What Happens If A Watch Falls Into A Black Hole?

By Jack Forster

Bremont has just announced a new limited edition collection to commemorate the late Stephen Hawking – best known to most of the world as the paralysis-defying physicist who, despite being rendered nearly helpless by ALS (amyotrophic lateral sclerosis, also known as Lou Gehrig’s Disease), managed to become one of the best-known scientists in the world and to author that unlikely best-seller, A Brief History Of Time.

This slim volume was Hawking’s attempt to give an account of the origin and fate of the universe, and to shed light on something that consumes light for a living: black holes. The watches have a number of shout-outs to Hawking, including disks of wood from his desk and an inscription on the caseback of the equation which describes the famous Hawking radiation – the formula is inscribed on his grave as well, and it relates the temperature of a black hole to its mass.


The watch is being offered in a series of limited editions, in 41mm rose-gold, white-gold, and red-gold cases, and there is a ladies’ model as well, in a smaller, 34mm diamond-set steel case with a meteorite dial. These watches have been produced in collaboration with the Hawking family, and a portion of the proceeds from sales will go to benefit the Stephen Hawking Foundation – the Foundation was established by Hawking, before his death, to support those living with ALS, and also to support research in cosmology and related physics problems. The larger watches have a big date display, with a retrograde seconds sector at 6:00.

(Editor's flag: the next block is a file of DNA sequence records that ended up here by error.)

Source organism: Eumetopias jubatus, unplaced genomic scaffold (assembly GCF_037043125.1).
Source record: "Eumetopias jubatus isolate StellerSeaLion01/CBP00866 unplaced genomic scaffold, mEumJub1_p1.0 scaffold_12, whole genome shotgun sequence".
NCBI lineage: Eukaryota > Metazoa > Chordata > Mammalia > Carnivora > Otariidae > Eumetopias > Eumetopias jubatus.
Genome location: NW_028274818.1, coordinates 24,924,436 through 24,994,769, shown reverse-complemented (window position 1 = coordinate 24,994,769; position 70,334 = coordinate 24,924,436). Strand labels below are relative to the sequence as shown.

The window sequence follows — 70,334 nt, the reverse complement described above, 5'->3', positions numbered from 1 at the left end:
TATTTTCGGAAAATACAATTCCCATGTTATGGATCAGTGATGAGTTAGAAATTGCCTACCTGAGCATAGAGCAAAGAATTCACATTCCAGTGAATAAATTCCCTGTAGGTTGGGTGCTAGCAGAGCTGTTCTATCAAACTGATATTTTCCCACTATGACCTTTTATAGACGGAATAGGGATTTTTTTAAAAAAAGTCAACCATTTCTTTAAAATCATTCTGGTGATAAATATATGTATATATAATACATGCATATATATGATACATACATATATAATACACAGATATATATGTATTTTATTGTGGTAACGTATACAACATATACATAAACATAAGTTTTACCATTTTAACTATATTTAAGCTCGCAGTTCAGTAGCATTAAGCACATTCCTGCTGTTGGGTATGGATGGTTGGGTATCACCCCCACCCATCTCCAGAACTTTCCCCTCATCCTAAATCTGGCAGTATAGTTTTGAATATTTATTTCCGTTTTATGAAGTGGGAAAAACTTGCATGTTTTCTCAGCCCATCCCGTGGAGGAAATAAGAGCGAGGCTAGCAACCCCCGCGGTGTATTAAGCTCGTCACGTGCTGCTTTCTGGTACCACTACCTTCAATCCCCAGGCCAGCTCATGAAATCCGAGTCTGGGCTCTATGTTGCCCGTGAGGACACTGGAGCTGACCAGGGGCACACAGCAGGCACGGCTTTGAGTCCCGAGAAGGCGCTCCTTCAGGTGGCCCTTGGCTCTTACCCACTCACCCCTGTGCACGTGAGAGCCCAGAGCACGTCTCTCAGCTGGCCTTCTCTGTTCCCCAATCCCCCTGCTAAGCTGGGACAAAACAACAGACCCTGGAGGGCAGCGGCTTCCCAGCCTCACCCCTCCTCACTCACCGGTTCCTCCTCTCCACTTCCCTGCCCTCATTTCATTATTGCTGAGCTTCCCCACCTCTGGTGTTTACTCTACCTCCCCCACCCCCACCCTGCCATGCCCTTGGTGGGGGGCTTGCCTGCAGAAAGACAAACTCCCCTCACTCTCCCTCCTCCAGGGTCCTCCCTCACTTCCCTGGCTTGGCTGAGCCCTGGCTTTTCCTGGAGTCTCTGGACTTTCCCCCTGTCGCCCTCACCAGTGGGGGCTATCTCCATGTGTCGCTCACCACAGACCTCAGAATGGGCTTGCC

You can clearly see the equation through the caseback: T=ℏc³/8πGMk. T is temperature, ℏ is the reduced Planck constant, G is Newton’s constant for gravity, M is the mass of the black hole, and k is Boltzmann’s constant. Without explaining the formula in detail (which is way above my pay grade, anyway), the gist of it is that the more massive a black hole is, the lower its temperature. There’s a piece of meteorite inserted in the caseback as well, and the circular fragments of wood are from a desk at which Hawking worked most of his life, which his son, Tim Hawking, describes:

“The wood sample in the timepiece originates from an oak, William & Mary slope-front bureau desk drawer thought to date back to the early 18th …read more      

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